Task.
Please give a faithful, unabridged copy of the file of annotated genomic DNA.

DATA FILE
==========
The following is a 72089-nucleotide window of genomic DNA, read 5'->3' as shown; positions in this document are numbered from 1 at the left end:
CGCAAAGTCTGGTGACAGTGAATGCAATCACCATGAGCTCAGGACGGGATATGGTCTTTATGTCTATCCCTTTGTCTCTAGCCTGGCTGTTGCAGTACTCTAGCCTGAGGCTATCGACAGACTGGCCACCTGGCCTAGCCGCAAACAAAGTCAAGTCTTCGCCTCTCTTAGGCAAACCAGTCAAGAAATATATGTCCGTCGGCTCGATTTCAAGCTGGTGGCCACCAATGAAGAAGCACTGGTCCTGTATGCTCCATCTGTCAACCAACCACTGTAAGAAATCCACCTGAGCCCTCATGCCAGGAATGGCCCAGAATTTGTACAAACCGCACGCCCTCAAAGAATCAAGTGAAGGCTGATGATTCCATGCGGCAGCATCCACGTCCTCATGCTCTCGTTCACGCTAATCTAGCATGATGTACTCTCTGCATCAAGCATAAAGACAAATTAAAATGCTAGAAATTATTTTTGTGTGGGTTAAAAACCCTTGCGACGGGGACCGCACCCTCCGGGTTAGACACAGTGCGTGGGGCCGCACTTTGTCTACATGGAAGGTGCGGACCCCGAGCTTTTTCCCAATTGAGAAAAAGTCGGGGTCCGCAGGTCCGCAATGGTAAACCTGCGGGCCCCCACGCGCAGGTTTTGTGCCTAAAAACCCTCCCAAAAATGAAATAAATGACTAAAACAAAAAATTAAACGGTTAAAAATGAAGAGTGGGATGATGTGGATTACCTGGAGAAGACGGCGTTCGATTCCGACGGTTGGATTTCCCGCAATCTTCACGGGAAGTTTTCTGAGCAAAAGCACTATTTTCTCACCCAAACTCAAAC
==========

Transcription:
The following is a 72089-nucleotide window of genomic DNA, read 5'->3' as shown; positions in this document are numbered from 1 at the left end:
CGCAAAGTCTGGTGACAGTGAATGCAATCACCATGAGCTCAGGACGGGATATGGTCTTTATGTCTATCCCTTTGTCTCTAGCCTGGCTGTTGCAGTACTCTAGCCTGAGGCTATCGACAGACTGGCCACCTGGCCTAGCCGCAAACAAAGTCAAGTCTTCGCCTCTCTTAGGCAAACCAGTCAAGAAATATATGTCCGTCGGCTCGATTTCAAGCTGGTGGCCACCAATGAAGAAGCACTGGTCCTGTATGCTCCATCTGTCAACCAACCACTGTAAGAAATCCACCTGAGCCCTCATGCCAGGAATGGCCCAGAATTTGTACAAACCGCACGCCCTCAAAGAATCAAGTGAAGGCTGATGATTCCATGCGGCAGCATCCACGTCCTCATGCTCTCGTTCACGCTAATCTAGCATGATGTACTCTCTGCATCAAGCATAAAGACAAATTAAAATGCTAGAAATTATTTTTGTGTGGGTTAAAAACCCTTGCGACGGGGACCGCACCCTCCGGGTTAGACACAGTGCGTGGGGCCGCACTTTGTCTACATGGAAGGTGCGGACCCCGAGCTTTTTCCCAATTGAGAAAAAGTCGGGGTCCGCAGGTCCGCAATGGTAAACCTGCGGGCCCCCACGCGCAGGTTTTGTGCCTAAAAACCCTCCCAAAAATGAAATAAATGACTAAAACAAAAAATTAAACGGTTAAAAATGAAGAGTGGGATGATGTGGATTACCTGGAGAAGACGGCGTTCGATTCCGACGGTTGGATTTCCCGCAATCTTCACGGGAAGTTTTCTGAGCAAAAGCACTATTTTCTCACCCAAACTCAAAC